A rare article update on the horse race since most other news is behind paywalls and our readers need to know about this shit
There are only about two months left before the field of six Boston mayoral candidates is narrowed to two final contenders, and one in five voters is still not sure who to support.
From the few polls that have been made available, the leading two finalists are City Councilor Michelle Wu, the only candidate to announce before Marty Walsh was tapped by Joe Biden for a cabinet position leaving an acting mayor behind, and Kim Janey, the Council President who ascended to the role.
As current at-large councilors, Wu and Annissa Essaibi George have the advantage of having already appealed to a citywide electorate in previous election years. Mattapan City Councilor Andrea Campbell has also cultivated a reputation with a wide range of constituents after serving as council president for two years before Janey took over.
The most recently published poll, from Suffolk University and the Boston Globe, shows that Wu currently leads the pack with 23.4%, followed closely by acting mayor Janey with 21.6%. Next is Essaibi George with 14.4%, Campbell with 10.8%, state Rep. Jon Santiago with 4.6%, and John Barros at 1.8%.
The poll also showed that 21.6% of voters are still undecided, while there is about a 4% margin of error, undercutting any predictability this poll might generate for September’s election.
Wu and Campbell, who were considered early frontrunners before Janey announced her intention to keep her current job as mayor, have the most cash, with about $1 million each, according to data from the Office of Campaign and Public Finance. Janey still had about a half million coming into July. Essaibi George had $665k, Barros had $319k on hand, Santiago had $410K in the bank.
At this point, recent City Council votes have enabled the frontrunners to differentiate themselves from the competition.
At a recent council meeting, Wu and Campbell voted against Janey’s proposed budget for the city over the lack of police cuts, while Campbell also opposed the school budget. Essaibi George was one of five councilors who voted in favor of increasing funding for the police department’s Boston Regional Intelligence Center.
Thus far, the election, which many had expected to involve Marty Walsh until Joe Biden’s win last fall, has featured little heat between candidates, but that is likely to change as weaker hopefuls get desperate over the next few weeks.
The race for governor is still over a year out, but this is the point when potential candidates begin to set themselves up for a contentious 2022.
Thus far, three Democratic candidates have announced runs, including Harvard professor Danielle Allen, former state Sen. Ben Downing, and current state Sen. Sonia Chang-Diaz.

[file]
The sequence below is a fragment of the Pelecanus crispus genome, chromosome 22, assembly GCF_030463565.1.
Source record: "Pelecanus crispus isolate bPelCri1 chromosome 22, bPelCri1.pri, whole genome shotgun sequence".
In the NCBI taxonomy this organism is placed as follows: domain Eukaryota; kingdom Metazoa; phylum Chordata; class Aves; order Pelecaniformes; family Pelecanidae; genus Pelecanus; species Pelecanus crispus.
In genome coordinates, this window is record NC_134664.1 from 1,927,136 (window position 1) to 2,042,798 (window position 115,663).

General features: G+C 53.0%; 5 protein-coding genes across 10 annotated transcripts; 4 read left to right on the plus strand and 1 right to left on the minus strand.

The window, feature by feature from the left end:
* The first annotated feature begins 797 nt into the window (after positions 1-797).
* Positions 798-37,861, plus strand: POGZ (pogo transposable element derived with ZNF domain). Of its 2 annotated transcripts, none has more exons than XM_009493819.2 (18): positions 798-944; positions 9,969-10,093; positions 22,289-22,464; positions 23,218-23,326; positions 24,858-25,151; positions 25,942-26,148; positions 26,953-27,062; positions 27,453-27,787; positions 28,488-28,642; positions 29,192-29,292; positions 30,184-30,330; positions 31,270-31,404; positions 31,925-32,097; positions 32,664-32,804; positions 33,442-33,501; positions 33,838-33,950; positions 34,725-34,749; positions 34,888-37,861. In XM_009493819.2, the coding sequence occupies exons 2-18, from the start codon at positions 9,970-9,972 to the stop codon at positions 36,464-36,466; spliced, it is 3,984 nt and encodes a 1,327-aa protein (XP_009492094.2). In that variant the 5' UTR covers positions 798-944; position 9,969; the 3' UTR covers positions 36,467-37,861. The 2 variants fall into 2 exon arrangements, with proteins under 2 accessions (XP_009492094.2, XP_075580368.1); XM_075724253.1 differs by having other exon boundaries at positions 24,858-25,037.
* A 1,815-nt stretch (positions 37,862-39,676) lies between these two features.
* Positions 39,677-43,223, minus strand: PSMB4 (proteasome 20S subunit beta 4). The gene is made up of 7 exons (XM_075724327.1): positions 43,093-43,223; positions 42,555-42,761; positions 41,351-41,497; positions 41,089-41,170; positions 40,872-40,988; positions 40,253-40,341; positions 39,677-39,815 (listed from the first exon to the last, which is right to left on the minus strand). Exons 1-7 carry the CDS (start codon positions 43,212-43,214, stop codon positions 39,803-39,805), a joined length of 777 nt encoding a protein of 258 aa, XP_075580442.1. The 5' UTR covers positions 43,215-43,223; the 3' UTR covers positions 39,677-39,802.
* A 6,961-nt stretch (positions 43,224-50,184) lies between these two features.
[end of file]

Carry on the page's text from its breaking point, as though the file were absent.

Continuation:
Attorney General Maura Healey has been long-rumored as a candidate, and would likely be a Democrat front runner, but she has yet to officially announce. This despite an amassing of about $5 million in campaign funds—about six times as much as what Gov. Charlie Baker has on hand.
The governor, meanwhile, has yet to announce if he will seek a third term.
Baker came into 2020 with a record-high approval rating for any governor at the time, despite being a registered Republican in a consistently blue state. His popularity took a hit due to his COVID response, which was caught between left-leaning critiques of his not taking severe enough measures to close down the state during the pandemic, and conservative criticism over taking any precautions at all.
If Baker chooses to run again, he will face a primary challenge from former state senator and US Senate also-ran Geoff Diehl.
Diehl, who co-chaired Donald Trump’s 2016 campaign in Massachusetts, only just announced in the beginning of July, but so far his platform appears to be about attacking Baker for attempting to curb the spread of COVID-19.
President Joe Biden may only be halfway through his first year in office, but so far he and the Democrats in the House and Senate continue to water down almost every legislative agenda item that Biden promised on the campaign trail.
Most recently, Biden announced that his fellow Democrats in the Senate had reached a compromise deal with 11 Republicans on an infrastructure bill that cut everything out of his original proposal with the exception of actual roadwork and bridge improvements.
The new compromise ignores the need to address climate change, even after extreme heat decimated utility lines and roadways in the Pacific northwest during the recent heat wave.
The first midterm election of a new presidency often results in a loss for that president’s party in congressional seats. In 2022, 34 seats in the Senate will be contested. Currently, there are 14 Democratic seats to defend, against 20 Republican seats—including five that are open due to retiring law makers.
In delaying major legislative achievements, Democrats may be waiting for 2022 in the hopes that a blue shift will make the work easier. It is a common Democrat strategy; occasionally, it even works.